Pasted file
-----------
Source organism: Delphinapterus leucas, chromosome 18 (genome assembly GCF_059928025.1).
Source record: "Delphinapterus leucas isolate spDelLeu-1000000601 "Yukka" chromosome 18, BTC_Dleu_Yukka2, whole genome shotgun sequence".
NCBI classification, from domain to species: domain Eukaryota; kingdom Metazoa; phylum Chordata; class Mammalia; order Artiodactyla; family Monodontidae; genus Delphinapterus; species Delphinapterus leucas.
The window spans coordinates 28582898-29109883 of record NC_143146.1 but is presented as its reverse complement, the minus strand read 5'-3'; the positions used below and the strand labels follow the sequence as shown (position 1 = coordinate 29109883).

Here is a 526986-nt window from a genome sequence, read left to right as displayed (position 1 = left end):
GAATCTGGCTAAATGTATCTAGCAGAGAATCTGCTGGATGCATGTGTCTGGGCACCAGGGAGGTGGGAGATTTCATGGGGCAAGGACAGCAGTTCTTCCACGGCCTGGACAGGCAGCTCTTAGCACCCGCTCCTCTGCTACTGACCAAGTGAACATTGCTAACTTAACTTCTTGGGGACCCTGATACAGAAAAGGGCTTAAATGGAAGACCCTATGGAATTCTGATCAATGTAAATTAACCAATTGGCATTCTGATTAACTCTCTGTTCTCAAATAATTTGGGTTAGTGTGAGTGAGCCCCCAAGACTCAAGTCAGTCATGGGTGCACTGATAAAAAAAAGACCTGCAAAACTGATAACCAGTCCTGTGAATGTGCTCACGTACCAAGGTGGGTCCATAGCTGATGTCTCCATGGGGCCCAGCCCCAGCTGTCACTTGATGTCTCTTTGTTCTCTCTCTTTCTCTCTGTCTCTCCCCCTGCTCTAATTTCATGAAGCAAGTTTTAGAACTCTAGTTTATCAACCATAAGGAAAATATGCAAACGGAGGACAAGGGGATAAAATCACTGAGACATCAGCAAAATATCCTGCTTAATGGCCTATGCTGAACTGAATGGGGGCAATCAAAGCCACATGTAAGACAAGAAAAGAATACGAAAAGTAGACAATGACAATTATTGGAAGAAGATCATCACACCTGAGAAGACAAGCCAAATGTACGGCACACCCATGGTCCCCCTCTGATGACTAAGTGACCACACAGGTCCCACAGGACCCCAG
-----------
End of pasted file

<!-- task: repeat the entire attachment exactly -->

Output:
Source organism: Delphinapterus leucas, chromosome 18 (genome assembly GCF_059928025.1).
Source record: "Delphinapterus leucas isolate spDelLeu-1000000601 "Yukka" chromosome 18, BTC_Dleu_Yukka2, whole genome shotgun sequence".
NCBI classification, from domain to species: domain Eukaryota; kingdom Metazoa; phylum Chordata; class Mammalia; order Artiodactyla; family Monodontidae; genus Delphinapterus; species Delphinapterus leucas.
The window spans coordinates 28582898-29109883 of record NC_143146.1 but is presented as its reverse complement, the minus strand read 5'-3'; the positions used below and the strand labels follow the sequence as shown (position 1 = coordinate 29109883).

Here is a 526986-nt window from a genome sequence, read left to right as displayed (position 1 = left end):
GAATCTGGCTAAATGTATCTAGCAGAGAATCTGCTGGATGCATGTGTCTGGGCACCAGGGAGGTGGGAGATTTCATGGGGCAAGGACAGCAGTTCTTCCACGGCCTGGACAGGCAGCTCTTAGCACCCGCTCCTCTGCTACTGACCAAGTGAACATTGCTAACTTAACTTCTTGGGGACCCTGATACAGAAAAGGGCTTAAATGGAAGACCCTATGGAATTCTGATCAATGTAAATTAACCAATTGGCATTCTGATTAACTCTCTGTTCTCAAATAATTTGGGTTAGTGTGAGTGAGCCCCCAAGACTCAAGTCAGTCATGGGTGCACTGATAAAAAAAAGACCTGCAAAACTGATAACCAGTCCTGTGAATGTGCTCACGTACCAAGGTGGGTCCATAGCTGATGTCTCCATGGGGCCCAGCCCCAGCTGTCACTTGATGTCTCTTTGTTCTCTCTCTTTCTCTCTGTCTCTCCCCCTGCTCTAATTTCATGAAGCAAGTTTTAGAACTCTAGTTTATCAACCATAAGGAAAATATGCAAACGGAGGACAAGGGGATAAAATCACTGAGACATCAGCAAAATATCCTGCTTAATGGCCTATGCTGAACTGAATGGGGGCAATCAAAGCCACATGTAAGACAAGAAAAGAATACGAAAAGTAGACAATGACAATTATTGGAAGAAGATCATCACACCTGAGAAGACAAGCCAAATGTACGGCACACCCATGGTCCCCCTCTGATGACTAAGTGACCACACAGGTCCCACAGGACCCCAG